How to Boil a York Ham

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If the ham be only three or four months old, there will be no occasion to soak it for any length of time, previously to its being cooked; but if, on the contrary, the ham happens to be of older standing, say upwards of a year old, it must be soaked for twenty-four hours at least, in cold water, before it will be really fit for cooking.

Ham Glazed with Spinach

When the ham has been sufficiently soaked, take it out of the water, scrape off the slime and dirt, saw off the knuckle, pare away all the rough exterior from the under part; and, having first sawed or merely chopped the pallet or broad part of the thigh-bone— just above the socket, remove this entirely.

This operation requires some care and dexterity; and, if the operation has to be performed by a woman, it had perhaps better be left undone, as, to my knowledge, ladies in general are nervous when handling a sharp knife under difficulties; besides, it is proper to state that, from the hardness of the ham, and the slipperiness of the bones, the operation is attended with danger.

Therefore, ladies, I would recommend that you should merely scrape and trim the ham, and put it in a large pan or pot with enough cold water to make it swim. Add a couple of carrots, onions, celery, a dozen cloves, mace, thyme and bay-leaves, and boil the ham very slowly indeed for about four or five hours, according to size and. weight: and when the ham is done, allow it to become cold in its own liquor.

When cold, remove the rind by gently slipping the ends of the fingers of both hands under the rind of the round thick end of the ham, and by this means detach it gradually without removing any of the fat. Trim the surface of the fat smoothly with a knife, place it on a baking-sheet in the oven for ten minutes, take it out, dab it over with a clean cloth to absorb all grease, and with a paste-brush dipped in liquid glaze, paint it all over to give it a uniform bright aspect. When thoroughly cold, garnish with aspic jelly or picked parsley.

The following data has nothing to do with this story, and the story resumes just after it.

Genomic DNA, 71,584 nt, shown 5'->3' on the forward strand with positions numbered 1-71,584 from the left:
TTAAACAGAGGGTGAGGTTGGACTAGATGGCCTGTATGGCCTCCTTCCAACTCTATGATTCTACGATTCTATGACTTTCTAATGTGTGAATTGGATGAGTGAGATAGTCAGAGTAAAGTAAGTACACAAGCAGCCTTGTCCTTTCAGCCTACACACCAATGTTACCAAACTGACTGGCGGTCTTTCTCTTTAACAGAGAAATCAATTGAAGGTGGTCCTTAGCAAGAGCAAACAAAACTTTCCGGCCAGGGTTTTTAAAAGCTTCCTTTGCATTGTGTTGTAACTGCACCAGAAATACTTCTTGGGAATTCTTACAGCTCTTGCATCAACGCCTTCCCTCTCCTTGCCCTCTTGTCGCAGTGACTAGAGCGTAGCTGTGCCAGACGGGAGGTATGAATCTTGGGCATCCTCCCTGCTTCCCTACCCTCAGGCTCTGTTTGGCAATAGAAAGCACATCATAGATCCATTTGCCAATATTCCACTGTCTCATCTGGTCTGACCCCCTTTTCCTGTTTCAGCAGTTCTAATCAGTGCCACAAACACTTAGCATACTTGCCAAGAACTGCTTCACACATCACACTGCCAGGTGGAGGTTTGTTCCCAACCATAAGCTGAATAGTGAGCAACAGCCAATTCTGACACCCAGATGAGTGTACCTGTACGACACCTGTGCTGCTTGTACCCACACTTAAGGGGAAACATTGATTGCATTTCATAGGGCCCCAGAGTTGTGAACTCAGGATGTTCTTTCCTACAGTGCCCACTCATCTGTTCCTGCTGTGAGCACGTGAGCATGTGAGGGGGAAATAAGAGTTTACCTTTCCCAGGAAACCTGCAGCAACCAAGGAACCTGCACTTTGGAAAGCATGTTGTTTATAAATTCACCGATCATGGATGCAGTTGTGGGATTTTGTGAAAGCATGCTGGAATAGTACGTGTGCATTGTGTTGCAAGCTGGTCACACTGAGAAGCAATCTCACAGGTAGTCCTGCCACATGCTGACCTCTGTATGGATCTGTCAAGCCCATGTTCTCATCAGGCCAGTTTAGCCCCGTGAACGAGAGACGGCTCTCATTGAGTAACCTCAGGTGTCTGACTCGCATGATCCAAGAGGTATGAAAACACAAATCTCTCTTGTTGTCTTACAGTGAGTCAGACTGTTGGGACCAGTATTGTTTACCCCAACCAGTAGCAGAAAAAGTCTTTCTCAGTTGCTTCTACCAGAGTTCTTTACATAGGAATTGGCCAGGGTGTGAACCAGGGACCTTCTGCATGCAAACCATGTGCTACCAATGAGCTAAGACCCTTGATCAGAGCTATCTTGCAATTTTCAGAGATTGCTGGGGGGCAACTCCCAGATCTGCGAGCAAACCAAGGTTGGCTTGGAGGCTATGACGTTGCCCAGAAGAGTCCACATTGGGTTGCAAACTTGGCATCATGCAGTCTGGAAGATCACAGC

Note.—A more economical way of finishing a cold ham is to shake some raspings all over the fat, instead of glazing it, and to decorate it all round the edge of the fat with a broad streak or band of chopped parsley, pressed on with the fingers and thumb. I need hardly add that, when a ham is required to be eaten hot, after being trimmed, it must be placed in a baking-dish covered over with its rind, or greased paper: add just enough of its own liquor to reach up to the edge of the fat, made hot in the oven for about half an hour, and glazed, and garnished with Jardiniere, Macedoine, spinach, broad beans, green peas, French beans, Brussels sprouts, &c.

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